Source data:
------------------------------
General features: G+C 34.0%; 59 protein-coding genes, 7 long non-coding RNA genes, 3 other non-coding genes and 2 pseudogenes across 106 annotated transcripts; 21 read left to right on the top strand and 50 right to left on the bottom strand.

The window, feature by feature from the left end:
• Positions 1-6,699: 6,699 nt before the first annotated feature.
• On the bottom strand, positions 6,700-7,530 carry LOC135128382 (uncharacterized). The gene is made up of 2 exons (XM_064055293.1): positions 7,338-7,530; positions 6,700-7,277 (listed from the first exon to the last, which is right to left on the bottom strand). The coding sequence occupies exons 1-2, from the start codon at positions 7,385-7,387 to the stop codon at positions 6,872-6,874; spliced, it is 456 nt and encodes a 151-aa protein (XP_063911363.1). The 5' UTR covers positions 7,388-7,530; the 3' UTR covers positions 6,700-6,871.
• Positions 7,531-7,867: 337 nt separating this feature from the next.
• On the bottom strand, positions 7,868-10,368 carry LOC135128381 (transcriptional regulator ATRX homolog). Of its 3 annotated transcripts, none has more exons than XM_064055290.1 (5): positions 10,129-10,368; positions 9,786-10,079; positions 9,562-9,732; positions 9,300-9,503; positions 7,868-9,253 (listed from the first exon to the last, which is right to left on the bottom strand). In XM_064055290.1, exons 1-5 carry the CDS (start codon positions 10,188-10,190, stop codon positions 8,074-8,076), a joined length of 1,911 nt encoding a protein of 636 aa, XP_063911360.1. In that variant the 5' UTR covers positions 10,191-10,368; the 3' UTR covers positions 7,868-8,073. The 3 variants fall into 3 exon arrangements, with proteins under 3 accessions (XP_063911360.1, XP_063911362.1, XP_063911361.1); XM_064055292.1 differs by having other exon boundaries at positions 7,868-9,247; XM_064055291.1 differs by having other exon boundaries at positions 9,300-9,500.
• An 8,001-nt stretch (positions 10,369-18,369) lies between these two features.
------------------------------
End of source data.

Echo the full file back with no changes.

General features: G+C 34.0%; 59 protein-coding genes, 7 long non-coding RNA genes, 3 other non-coding genes and 2 pseudogenes across 106 annotated transcripts; 21 read left to right on the top strand and 50 right to left on the bottom strand.

The window, feature by feature from the left end:
• Positions 1-6,699: 6,699 nt before the first annotated feature.
• On the bottom strand, positions 6,700-7,530 carry LOC135128382 (uncharacterized). The gene is made up of 2 exons (XM_064055293.1): positions 7,338-7,530; positions 6,700-7,277 (listed from the first exon to the last, which is right to left on the bottom strand). The coding sequence occupies exons 1-2, from the start codon at positions 7,385-7,387 to the stop codon at positions 6,872-6,874; spliced, it is 456 nt and encodes a 151-aa protein (XP_063911363.1). The 5' UTR covers positions 7,388-7,530; the 3' UTR covers positions 6,700-6,871.
• Positions 7,531-7,867: 337 nt separating this feature from the next.
• On the bottom strand, positions 7,868-10,368 carry LOC135128381 (transcriptional regulator ATRX homolog). Of its 3 annotated transcripts, none has more exons than XM_064055290.1 (5): positions 10,129-10,368; positions 9,786-10,079; positions 9,562-9,732; positions 9,300-9,503; positions 7,868-9,253 (listed from the first exon to the last, which is right to left on the bottom strand). In XM_064055290.1, exons 1-5 carry the CDS (start codon positions 10,188-10,190, stop codon positions 8,074-8,076), a joined length of 1,911 nt encoding a protein of 636 aa, XP_063911360.1. In that variant the 5' UTR covers positions 10,191-10,368; the 3' UTR covers positions 7,868-8,073. The 3 variants fall into 3 exon arrangements, with proteins under 3 accessions (XP_063911360.1, XP_063911362.1, XP_063911361.1); XM_064055292.1 differs by having other exon boundaries at positions 7,868-9,247; XM_064055291.1 differs by having other exon boundaries at positions 9,300-9,500.
• An 8,001-nt stretch (positions 10,369-18,369) lies between these two features.